Who is?

Hi. I am a shipping company director, transport academic, author, family man and all round nice guy. I have worked as shipbroker, shipowner, freight trader and bulk charterer, in senior positions, with some of the largest and most disrespected (joke) companies in the world. Ask my advice on all things shipping and you will receive my blunt and always honest answer. Hang around to learn more about chartering and ship broker salaries, chartering and ship broker jobs, chartering and shipbroker recruitment agencies, cheap freight, maritime education, chartering and ship broker qualifications, become a ship broker, tips on how to be a successful bulk shipping executive, philosophy, Zen and the art of shipbroking, and much more. Yours The Virtual Shipbroker (recently proclaimed the guru of shipbroking) Copyright © 2009-17 by Virtualshipbroker

Wednesday, March 24, 2010

Yes my spelling is terrible

Many thanks to Jeffrey Blum the Past Chairman of the London ICS Branch for the private message explaining that my spelling is annoyingly terrible, BUT that luckily I have some interesting things to say.

Nice to see a person held in such high regard is reading my blog.

I take the critisism onboard. (My wife is also on my back about this).

I hereby solemly declare that from now on I will do my best to check my messages before I send them out into cyberspace.

Please note that although the spelling on my blog posts is without doubt woeful, my books are infact checked by a team of spelling enthusiasts from the Oxford University faculty of "Applied Linguistics and Really Good Spelling".

(Wacky crew that they are)

Thanks for reading. And i really do promise to try and watch my spelling from now on.

VS

3 comments:

  1. VS, have you tried Google chrome (internet browser)? It has a built in spell check.

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  2. Hello VS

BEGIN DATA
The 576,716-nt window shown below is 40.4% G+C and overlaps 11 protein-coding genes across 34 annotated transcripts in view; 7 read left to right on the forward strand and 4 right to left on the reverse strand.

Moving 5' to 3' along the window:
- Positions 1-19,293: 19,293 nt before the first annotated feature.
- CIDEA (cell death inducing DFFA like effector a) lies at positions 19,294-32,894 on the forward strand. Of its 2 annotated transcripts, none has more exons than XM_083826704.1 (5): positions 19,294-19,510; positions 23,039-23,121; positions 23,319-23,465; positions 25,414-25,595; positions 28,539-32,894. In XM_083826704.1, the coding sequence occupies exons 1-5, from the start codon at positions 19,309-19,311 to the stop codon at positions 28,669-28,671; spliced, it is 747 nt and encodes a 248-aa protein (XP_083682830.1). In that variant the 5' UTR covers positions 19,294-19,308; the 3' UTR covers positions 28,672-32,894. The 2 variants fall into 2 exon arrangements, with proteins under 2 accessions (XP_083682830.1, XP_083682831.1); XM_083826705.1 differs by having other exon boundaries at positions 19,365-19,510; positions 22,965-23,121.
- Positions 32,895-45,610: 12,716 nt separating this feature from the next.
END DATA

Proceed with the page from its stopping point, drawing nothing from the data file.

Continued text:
My question is a bit unusual one but I believe that someone with extra ordinary experience in shipping trade can cater this. So far my experience in shipping is about 16 months, I am in dry cargo chartering, where I work as an operator in routes mainly from Ex Europe to different destination. I am just an MBA, with no such Diploma/degree in shipping. All I have learned about it is during my job and so far I have been successful in building up my portfolio with few charterers.

    Correct me if I am wrong, so far I have learned that fixing techniques varies differently from one region to another; say in PG/India techniques are different as compared to China, and fixing to front haul is different to fixing in back haul direction. Where in one region probability of cargo fixture is high on taking vessel on TCT while over other regions it’s less and you need to think differently, like taking vessel on 2-3 llegs or on period, where you make lose on first leg and recover from second leg or/and third leg.

    So, out of my several questions, my 1st question is – am I thinking the right way? And what do you think of region like Atlantic, which includes continent, Baltic, ECSA, US Gulf, WAFR etc …. That how things work out there? How fixtures are done there?

    Please to hear from your side,

    Brgds,

    ReplyDelete
  3. PR - thanks

    Dear Mike - yes your thinking is right. What you are describing is 'freight trading'. The answer is not straightforward becasue in truth one can use all those techniques in just about any market.

    When i was a freight trader i did everything - voyage, tc, period (backhaul-front haul), contracts of affreightment, ffa's etc etc. So the answer is more about your goals or you firms goals rather than the geographical contraints of your market. That is secondary.

    Hope this helps.

    Thanks for the question

    Cheers
    VS

    ReplyDelete